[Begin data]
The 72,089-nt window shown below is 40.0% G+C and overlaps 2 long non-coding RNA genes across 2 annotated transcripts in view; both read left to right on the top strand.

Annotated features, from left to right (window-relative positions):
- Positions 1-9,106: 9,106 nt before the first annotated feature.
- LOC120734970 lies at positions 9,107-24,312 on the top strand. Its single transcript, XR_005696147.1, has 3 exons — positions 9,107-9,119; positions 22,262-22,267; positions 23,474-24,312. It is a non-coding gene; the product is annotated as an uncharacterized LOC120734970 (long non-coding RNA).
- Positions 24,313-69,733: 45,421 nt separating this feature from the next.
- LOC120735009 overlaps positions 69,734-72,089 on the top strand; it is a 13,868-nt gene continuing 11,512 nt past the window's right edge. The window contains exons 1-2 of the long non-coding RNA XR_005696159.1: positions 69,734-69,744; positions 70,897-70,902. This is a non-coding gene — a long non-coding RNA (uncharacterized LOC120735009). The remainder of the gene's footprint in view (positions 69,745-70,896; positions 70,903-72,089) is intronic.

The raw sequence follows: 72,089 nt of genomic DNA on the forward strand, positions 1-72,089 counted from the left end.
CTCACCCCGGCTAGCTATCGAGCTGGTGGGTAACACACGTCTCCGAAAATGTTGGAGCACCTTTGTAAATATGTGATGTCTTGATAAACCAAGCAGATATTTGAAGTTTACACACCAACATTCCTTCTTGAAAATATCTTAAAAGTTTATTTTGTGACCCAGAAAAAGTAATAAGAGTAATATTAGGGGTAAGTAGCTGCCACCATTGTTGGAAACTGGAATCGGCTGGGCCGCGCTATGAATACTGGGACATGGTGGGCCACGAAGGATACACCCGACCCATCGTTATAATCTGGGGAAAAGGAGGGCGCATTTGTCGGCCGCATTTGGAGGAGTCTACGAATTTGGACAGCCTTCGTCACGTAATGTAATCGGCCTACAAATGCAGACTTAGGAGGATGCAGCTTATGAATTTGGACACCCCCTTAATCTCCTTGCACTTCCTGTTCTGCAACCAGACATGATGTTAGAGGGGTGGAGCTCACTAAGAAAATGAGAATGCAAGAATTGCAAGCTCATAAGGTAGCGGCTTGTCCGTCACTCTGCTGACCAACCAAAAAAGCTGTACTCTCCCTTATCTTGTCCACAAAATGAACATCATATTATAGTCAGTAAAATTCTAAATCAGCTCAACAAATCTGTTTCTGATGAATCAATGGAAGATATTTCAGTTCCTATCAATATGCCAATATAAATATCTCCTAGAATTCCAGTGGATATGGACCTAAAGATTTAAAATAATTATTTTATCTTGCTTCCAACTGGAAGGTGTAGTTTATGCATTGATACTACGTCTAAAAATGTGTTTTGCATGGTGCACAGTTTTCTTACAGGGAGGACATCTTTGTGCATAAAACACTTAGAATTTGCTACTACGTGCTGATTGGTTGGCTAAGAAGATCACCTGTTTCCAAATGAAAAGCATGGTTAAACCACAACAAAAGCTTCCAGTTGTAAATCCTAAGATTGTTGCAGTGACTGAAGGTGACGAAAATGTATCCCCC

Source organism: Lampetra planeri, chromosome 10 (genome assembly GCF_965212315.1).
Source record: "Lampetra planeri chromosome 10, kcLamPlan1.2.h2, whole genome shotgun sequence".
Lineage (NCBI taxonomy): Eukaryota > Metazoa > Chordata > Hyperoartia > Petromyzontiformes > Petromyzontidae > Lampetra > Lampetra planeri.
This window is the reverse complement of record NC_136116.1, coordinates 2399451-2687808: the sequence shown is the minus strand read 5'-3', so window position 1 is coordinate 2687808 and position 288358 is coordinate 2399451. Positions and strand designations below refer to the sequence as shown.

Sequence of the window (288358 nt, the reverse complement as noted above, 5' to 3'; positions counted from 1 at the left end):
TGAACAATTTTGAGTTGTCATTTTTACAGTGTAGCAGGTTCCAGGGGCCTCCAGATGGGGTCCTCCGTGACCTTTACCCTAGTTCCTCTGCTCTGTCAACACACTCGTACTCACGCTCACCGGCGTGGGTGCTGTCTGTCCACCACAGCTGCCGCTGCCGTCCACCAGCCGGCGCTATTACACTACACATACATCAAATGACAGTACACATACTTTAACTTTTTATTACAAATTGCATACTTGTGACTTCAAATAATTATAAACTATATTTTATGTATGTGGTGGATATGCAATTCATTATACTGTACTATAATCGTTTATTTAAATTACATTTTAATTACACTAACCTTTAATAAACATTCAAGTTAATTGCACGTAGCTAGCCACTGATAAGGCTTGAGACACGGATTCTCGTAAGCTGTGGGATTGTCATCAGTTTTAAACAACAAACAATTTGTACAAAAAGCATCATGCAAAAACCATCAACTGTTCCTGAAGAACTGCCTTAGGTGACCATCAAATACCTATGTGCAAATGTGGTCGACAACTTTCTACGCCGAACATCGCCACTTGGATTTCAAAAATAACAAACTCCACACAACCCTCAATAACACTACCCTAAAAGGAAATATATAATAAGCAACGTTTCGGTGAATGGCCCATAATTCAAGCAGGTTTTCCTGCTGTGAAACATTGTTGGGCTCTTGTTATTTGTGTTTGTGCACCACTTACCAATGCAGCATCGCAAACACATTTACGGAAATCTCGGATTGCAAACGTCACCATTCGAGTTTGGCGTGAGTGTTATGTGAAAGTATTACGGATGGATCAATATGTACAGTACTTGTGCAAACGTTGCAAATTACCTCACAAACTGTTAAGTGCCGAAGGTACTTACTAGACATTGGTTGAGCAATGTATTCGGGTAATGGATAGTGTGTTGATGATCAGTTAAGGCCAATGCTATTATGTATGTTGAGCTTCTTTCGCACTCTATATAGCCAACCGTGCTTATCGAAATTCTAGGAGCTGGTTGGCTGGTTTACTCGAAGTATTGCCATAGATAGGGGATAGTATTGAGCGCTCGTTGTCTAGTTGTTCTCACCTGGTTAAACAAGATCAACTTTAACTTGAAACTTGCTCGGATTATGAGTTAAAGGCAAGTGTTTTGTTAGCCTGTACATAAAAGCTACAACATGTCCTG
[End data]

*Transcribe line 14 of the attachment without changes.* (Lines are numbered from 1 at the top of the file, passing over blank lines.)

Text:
TGAACAATTTTGAGTTGTCATTTTTACAGTGTAGCAGGTTCCAGGGGCCTCCAGATGGGGTCCTCCGTGACCTTTACCCTAGTTCCTCTGCTCTGTCAACACACTCGTACTCACGCTCACCGGCGTGGGTGCTGTCTGTCCACCACAGCTGCCGCTGCCGTCCACCAGCCGGCGCTATTACACTACACATACATCAAATGACAGTACACATACTTTAACTTTTTATTACAAATTGCATACTTGTGACTTCAAATAATTATAAACTATATTTTATGTATGTGGTGGATATGCAATTCATTATACTGTACTATAATCGTTTATTTAAATTACATTTTAATTACACTAACCTTTAATAAACATTCAAGTTAATTGCACGTAGCTAGCCACTGATAAGGCTTGAGACACGGATTCTCGTAAGCTGTGGGATTGTCATCAGTTTTAAACAACAAACAATTTGTACAAAAAGCATCATGCAAAAACCATCAACTGTTCCTGAAGAACTGCCTTAGGTGACCATCAAATACCTATGTGCAAATGTGGTCGACAACTTTCTACGCCGAACATCGCCACTTGGATTTCAAAAATAACAAACTCCACACAACCCTCAATAACACTACCCTAAAAGGAAATATATAATAAGCAACGTTTCGGTGAATGGCCCATAATTCAAGCAGGTTTTCCTGCTGTGAAACATTGTTGGGCTCTTGTTATTTGTGTTTGTGCACCACTTACCAATGCAGCATCGCAAACACATTTACGGAAATCTCGGATTGCAAACGTCACCATTCGAGTTTGGCGTGAGTGTTATGTGAAAGTATTACGGATGGATCAATATGTACAGTACTTGTGCAAACGTTGCAAATTACCTCACAAACTGTTAAGTGCCGAAGGTACTTACTAGACATTGGTTGAGCAATGTATTCGGGTAATGGATAGTGTGTTGATGATCAGTTAAGGCCAATGCTATTATGTATGTTGAGCTTCTTTCGCACTCTATATAGCCAACCGTGCTTATCGAAATTCTAGGAGCTGGTTGGCTGGTTTACTCGAAGTATTGCCATAGATAGGGGATAGTATTGAGCGCTCGTTGTCTAGTTGTTCTCACCTGGTTAAACAAGATCAACTTTAACTTGAAACTTGCTCGGATTATGAGTTAAAGGCAAGTGTTTTGTTAGCCTGTACATAAAAGCTACAACATGTCCTG